Charles Bentley

Date of birth: 1892
Place of birth: Islington
Service No.: A/202624
Rank: Rifleman
Regiment / Division: King’s Royal Rifle Corps
Battalion: 10th battalion
Died: 30 November 1917, aged 25 years
Commemorated: Cambrai Memorial, Louverval, France (Panel 9)

Life before the War

Firstly, there appears to be no census proof that this family lived in Southampton.

One source states they lived at 29 Bevois Street although, in 1911, the family were resident in West Ham.

Charles was the eighth of 9 siblings whose father was Richard ARTHUR Bentley.

Arthur was born in Manchester in 1844 and he married Eliza Harrick Turner in Islington in 1864.

They had 2 daughters during their short marriage…..

  1. Eliza Harrick   b. 29 October 1866 Islington   d. ??
  2. Emma Louisa   b. 1869 Islington   d. 1882 Islington

Arthur then married Minnie Sarah Grimaldi in 1873; Minnie was born in Clerkenwell in 1853 and she died in Edmonton in 1928. Arthur also died in Edmonton, but in 1908.


  1. Louisa Ann   b. 1873 Islington   d. 1940 Hendon   Married a Mr. Fitzpatrick in Edmonton in 1892.
  2. Minnie Griselda   b. 1874 Islington   d. 1954 Romford  Married Robert Smith Gillard in Edmonton in 1895.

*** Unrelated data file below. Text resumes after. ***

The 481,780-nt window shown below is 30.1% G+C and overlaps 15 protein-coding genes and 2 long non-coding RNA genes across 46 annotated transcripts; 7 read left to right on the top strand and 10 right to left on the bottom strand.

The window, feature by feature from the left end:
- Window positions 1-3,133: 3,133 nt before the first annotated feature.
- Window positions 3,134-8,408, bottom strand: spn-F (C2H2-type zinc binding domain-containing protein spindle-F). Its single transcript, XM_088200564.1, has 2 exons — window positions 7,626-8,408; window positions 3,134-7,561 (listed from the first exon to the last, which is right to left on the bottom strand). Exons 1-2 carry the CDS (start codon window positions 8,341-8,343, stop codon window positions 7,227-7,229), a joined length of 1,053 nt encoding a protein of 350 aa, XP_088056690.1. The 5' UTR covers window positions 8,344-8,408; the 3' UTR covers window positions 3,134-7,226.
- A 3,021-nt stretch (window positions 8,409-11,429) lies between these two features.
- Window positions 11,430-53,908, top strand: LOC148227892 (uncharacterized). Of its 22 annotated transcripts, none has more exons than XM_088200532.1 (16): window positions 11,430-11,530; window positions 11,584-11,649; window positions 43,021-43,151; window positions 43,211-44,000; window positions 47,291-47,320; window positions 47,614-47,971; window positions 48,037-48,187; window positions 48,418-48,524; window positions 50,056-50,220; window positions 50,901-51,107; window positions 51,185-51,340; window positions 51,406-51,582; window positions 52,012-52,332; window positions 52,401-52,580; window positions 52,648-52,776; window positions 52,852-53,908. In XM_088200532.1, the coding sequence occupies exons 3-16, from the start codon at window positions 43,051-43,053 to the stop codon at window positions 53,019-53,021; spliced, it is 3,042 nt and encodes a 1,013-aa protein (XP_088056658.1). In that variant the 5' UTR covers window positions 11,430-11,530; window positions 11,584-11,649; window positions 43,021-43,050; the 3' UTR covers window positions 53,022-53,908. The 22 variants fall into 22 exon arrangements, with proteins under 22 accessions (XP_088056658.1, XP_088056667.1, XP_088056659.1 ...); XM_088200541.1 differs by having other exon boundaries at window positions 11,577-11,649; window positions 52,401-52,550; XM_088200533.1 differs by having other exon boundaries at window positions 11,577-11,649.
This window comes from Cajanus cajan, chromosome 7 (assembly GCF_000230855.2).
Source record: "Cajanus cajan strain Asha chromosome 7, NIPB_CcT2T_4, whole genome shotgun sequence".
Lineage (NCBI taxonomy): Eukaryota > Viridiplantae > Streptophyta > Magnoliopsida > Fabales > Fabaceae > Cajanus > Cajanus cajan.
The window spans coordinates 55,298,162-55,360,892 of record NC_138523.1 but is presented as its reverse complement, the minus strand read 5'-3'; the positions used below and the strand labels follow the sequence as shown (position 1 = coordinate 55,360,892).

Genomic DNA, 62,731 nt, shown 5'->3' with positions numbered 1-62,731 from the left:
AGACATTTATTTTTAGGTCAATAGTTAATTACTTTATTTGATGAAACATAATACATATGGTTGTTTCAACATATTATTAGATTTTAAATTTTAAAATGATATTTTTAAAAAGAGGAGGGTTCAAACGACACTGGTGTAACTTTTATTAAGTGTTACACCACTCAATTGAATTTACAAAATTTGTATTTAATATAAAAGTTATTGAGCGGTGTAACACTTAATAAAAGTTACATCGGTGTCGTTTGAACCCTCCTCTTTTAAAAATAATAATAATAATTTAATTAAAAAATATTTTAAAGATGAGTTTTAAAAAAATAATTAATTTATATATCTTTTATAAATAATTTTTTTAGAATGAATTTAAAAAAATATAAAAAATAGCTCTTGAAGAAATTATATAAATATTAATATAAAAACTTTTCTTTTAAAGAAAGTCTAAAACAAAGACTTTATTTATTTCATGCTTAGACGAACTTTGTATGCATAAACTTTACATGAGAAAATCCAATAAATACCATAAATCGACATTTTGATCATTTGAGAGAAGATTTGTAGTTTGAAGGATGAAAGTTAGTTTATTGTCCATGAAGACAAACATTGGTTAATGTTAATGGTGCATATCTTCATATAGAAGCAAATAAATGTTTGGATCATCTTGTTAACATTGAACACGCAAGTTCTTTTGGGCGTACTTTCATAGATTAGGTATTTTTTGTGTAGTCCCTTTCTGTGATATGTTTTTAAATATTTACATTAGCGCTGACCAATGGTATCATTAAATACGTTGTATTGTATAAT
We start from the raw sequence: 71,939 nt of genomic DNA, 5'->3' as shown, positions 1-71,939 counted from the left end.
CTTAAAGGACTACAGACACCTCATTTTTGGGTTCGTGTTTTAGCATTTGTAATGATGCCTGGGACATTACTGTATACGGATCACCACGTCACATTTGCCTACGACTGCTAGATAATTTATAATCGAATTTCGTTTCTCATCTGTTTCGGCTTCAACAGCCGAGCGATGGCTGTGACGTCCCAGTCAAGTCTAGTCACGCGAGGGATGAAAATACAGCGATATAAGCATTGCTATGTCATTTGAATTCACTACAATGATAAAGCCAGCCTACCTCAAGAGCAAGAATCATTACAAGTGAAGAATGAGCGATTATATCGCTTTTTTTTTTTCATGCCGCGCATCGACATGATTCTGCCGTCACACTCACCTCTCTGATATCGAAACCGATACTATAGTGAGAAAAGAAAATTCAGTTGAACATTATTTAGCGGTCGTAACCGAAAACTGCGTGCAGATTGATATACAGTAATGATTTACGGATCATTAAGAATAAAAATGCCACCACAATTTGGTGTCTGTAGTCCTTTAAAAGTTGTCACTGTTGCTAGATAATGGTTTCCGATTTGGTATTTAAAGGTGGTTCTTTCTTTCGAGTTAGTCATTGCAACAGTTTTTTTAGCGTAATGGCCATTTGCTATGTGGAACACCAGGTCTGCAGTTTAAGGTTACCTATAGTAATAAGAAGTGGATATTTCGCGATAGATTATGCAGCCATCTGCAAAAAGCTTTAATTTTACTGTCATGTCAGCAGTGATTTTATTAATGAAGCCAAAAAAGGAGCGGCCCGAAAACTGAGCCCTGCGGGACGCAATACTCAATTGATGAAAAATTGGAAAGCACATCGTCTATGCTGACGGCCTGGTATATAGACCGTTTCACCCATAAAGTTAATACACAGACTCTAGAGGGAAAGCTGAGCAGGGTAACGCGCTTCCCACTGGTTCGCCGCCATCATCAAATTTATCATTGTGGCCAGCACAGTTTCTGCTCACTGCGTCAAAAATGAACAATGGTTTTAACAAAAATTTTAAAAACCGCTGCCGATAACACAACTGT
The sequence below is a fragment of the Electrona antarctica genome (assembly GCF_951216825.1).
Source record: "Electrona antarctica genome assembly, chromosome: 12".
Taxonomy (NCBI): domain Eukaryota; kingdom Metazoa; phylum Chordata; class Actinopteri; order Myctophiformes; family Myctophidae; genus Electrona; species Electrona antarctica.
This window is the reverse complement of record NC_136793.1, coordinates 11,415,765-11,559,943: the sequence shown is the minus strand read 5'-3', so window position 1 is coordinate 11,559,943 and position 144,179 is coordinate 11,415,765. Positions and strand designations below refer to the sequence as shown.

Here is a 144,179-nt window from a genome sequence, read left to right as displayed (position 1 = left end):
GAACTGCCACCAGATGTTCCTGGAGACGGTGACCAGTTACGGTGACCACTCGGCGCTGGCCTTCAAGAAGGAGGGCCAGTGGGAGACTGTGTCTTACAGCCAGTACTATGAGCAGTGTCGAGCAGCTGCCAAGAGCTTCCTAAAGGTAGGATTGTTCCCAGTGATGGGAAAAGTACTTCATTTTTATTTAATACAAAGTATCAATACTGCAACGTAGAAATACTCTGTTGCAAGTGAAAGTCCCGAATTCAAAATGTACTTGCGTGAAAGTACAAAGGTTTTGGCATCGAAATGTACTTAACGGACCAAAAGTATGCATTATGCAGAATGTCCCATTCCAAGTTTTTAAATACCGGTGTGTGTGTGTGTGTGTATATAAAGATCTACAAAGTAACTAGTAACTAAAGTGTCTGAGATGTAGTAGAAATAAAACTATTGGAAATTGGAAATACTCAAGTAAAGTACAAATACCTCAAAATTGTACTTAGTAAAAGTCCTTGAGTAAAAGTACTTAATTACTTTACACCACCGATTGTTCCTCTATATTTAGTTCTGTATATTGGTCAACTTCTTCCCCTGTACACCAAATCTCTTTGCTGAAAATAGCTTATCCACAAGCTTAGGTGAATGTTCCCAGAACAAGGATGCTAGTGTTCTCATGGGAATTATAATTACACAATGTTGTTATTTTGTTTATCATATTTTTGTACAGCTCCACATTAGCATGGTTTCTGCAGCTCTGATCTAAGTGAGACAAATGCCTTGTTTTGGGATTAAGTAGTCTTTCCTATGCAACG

3. George Edward   b. 1881 Islington   d. 1881 Islington
  4. Jenny Elizabeth   b. 20.4.1882 Islington   d. 1931
  5. Albert Victor E.   b. 1886 Holloway   d. ??
  6. Charles
  7. Robert A.   b. 1895 Islington   d. ??

War Service

Charles volunteered in May 1915, and arrived in France with his unit later that year.

He was in hospital for approximately 6 months in 1916 and, after his recovery, was reported missing during the Battle of Cambrai.

The battle was fought between November and December 1917, with the first Allied attack begun early on 20 November. Tanks were used rather than artillery and initial advances were remarkable, until a halt was called on 22 November for rest and reorganisation.

This allowed the Germans to reinforce and from the 23rd until the 28th, intense fighting was concentrated around Bourton Wood. By the 29 November, it was clear that the Germans were ready to mount a major counter-attack. During the fighting of the next 5 days, much of the ground gained in the initial days of the attack was lost.

The 10th Battalion was disbanded on 5 February 1918 near Ypres.

The Memorial commemorates more than 7000 Commonwealth servicemen who died in the Battle, and have no known grave.

Researcher: Mark Heritage
Published: 10/08/2015

If you have any more information about the above named person, or any other name listed on this website or Southampton’s Cenotaph, please email, or telephone 023 8086 9599 and we will contact you.
Many thanks.

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